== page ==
Missoula City Council Considers Paying For Gender Reassignment Coverage for City Employees
This Wednesday, May 14, the Missoula city council met to discuss the 2015 budget and ended up discussing gender reassignment surgery. During the meeting, Council member Caitlin Copple proposed that the city find a way to pay for a transgender benefit package for the city employee health insurance plan.
The proposed package would cover gender reassignment surgery and hormone therapy. Copple said it was the right thing to do:
"It is something that is really important to me and I think it is something that should be important to all of us at the city, given that we have a non-discrimination ordinance that is the law of the city," Copple said. "It feels pretty hypocritical to me that we don't even offer something what is, you know, unequivocally deemed medically necessary care for transgender employees."
Currently, the city has no known transgender employees, but Copple says that might change if employees have the added coverage.
"Until we offer trans benefits, we're probably not going to have any out trans employees," Copple said. "It's a little bit chicken or the egg."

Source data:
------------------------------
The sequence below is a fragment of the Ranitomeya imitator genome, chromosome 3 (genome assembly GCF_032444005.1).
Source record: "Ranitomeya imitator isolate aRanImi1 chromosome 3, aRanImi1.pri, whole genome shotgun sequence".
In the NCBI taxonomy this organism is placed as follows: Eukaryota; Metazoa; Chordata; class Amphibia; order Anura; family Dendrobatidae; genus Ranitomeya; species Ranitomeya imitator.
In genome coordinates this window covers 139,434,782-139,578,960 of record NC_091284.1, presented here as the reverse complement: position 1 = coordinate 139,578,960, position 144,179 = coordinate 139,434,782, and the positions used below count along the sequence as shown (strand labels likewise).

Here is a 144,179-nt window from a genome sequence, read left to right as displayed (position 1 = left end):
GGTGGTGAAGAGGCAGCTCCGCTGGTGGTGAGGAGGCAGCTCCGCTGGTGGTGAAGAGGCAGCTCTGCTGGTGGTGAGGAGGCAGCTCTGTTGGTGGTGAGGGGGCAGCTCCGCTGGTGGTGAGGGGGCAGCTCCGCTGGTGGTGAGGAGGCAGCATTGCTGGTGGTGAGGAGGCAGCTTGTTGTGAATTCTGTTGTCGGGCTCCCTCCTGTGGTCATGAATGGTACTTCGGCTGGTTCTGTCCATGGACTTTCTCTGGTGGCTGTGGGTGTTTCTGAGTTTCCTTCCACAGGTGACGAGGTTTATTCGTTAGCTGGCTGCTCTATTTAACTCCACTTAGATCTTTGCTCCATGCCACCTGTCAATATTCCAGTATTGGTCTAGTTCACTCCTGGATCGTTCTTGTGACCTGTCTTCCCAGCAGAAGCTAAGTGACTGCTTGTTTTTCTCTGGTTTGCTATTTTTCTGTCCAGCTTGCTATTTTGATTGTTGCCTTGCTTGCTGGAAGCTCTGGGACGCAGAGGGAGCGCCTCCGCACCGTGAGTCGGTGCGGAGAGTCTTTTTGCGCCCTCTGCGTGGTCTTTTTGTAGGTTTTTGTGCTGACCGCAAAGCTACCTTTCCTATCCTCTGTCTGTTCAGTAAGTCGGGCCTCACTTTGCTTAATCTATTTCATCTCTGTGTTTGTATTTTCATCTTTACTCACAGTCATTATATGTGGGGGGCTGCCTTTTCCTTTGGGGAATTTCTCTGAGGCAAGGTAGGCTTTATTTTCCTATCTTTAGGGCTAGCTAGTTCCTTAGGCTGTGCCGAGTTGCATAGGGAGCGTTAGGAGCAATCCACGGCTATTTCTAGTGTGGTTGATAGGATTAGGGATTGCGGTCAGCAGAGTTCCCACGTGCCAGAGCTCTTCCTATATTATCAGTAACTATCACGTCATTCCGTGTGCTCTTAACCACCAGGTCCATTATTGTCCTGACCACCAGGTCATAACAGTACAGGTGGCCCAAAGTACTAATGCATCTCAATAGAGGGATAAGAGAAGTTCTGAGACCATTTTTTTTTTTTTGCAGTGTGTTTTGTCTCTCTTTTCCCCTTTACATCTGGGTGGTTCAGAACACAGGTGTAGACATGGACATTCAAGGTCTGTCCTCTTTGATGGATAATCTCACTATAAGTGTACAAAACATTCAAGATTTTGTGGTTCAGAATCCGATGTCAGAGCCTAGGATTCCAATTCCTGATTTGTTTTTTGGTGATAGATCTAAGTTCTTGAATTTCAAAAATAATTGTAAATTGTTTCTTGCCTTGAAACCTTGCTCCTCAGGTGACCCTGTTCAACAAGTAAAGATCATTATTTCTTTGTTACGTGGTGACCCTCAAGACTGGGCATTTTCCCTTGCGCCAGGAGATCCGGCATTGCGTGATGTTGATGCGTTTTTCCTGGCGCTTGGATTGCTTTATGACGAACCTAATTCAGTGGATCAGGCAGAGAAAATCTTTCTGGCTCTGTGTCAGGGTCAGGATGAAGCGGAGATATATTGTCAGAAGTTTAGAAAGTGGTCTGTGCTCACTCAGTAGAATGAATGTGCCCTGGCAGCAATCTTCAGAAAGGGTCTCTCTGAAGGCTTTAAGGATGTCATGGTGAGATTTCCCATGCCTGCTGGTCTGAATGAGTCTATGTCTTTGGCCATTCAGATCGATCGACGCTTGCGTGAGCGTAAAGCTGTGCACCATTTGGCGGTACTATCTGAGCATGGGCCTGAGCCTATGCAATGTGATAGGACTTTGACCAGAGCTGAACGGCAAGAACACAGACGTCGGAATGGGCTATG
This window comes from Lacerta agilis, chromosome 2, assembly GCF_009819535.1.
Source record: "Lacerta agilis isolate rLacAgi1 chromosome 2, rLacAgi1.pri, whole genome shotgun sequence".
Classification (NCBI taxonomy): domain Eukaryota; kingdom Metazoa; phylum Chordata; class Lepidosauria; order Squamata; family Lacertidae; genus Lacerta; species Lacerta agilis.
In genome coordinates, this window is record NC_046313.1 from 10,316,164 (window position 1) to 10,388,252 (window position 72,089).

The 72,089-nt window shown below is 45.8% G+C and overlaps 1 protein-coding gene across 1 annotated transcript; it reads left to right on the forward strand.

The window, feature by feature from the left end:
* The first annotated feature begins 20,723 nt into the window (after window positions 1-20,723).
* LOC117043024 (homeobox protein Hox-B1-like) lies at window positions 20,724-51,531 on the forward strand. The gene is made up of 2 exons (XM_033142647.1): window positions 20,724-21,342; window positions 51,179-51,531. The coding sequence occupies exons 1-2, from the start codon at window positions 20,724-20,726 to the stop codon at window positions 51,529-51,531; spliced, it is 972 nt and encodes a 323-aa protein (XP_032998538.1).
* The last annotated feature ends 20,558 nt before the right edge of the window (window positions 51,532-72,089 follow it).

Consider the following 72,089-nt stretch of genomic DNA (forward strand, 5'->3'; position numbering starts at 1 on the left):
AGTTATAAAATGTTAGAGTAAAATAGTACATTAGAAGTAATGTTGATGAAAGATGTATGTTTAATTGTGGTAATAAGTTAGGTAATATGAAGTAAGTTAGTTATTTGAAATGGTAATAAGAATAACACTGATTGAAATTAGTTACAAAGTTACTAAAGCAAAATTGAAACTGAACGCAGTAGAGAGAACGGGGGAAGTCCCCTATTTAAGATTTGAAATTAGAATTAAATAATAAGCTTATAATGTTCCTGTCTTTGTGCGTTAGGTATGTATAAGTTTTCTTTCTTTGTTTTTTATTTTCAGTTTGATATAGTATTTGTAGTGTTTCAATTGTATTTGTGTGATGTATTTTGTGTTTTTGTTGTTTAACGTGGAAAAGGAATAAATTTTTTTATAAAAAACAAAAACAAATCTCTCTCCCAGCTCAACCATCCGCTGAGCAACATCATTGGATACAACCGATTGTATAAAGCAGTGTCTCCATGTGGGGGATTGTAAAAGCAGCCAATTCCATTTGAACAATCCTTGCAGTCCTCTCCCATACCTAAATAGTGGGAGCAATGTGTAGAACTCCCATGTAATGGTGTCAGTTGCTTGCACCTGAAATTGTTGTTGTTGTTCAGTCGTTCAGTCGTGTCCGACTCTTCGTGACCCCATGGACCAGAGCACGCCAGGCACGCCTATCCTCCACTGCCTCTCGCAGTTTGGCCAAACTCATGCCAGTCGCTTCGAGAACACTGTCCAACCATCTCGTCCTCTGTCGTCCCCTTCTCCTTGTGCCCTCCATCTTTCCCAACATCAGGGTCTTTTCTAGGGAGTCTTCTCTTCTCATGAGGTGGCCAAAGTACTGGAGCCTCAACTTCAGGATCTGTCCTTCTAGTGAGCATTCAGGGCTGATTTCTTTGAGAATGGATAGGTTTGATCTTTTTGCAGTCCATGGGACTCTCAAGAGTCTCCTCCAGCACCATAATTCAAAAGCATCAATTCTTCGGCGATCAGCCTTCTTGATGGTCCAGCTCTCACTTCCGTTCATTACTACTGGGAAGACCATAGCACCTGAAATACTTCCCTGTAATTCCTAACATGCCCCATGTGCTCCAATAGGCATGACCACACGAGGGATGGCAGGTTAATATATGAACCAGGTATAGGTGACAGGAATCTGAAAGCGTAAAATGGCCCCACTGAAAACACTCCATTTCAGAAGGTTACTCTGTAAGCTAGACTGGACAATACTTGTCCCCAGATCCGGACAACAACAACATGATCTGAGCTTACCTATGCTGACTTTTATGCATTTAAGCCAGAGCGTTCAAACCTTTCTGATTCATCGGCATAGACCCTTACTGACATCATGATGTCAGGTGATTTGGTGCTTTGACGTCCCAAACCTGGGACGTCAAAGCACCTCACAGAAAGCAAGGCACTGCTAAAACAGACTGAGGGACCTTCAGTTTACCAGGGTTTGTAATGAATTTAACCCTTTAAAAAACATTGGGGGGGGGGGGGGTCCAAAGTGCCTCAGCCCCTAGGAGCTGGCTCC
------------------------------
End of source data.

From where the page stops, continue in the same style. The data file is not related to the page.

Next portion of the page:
Copple said that other cities like Seattle and San Francisco had implemented the coverage without seeing a large increase in cost.
"While, yes there usually is an increase of a dollar or two dollars for each person in the plan, usually within two to five years they end up doing away with that fee because trans people are such a tiny minority in the world," Copple said. "It's not like there's going to be a rush on gender reassignment surgeries."
According to City Councilman Jason Weiner, the new coverage may require money from the general fund or an increased tax levy.
"What we can't change in midstream are employee premiums that are part of collective bargaining, but you can fund an additional benefit by taking it out of the fund balance or by increasing the permissive levy that goes to the heal plan," Weiner said
The actual cost of the coverage is difficult to assess because the city’s health insurance plan is self-funded. The final price tag would depend on how many employees use the added coverage.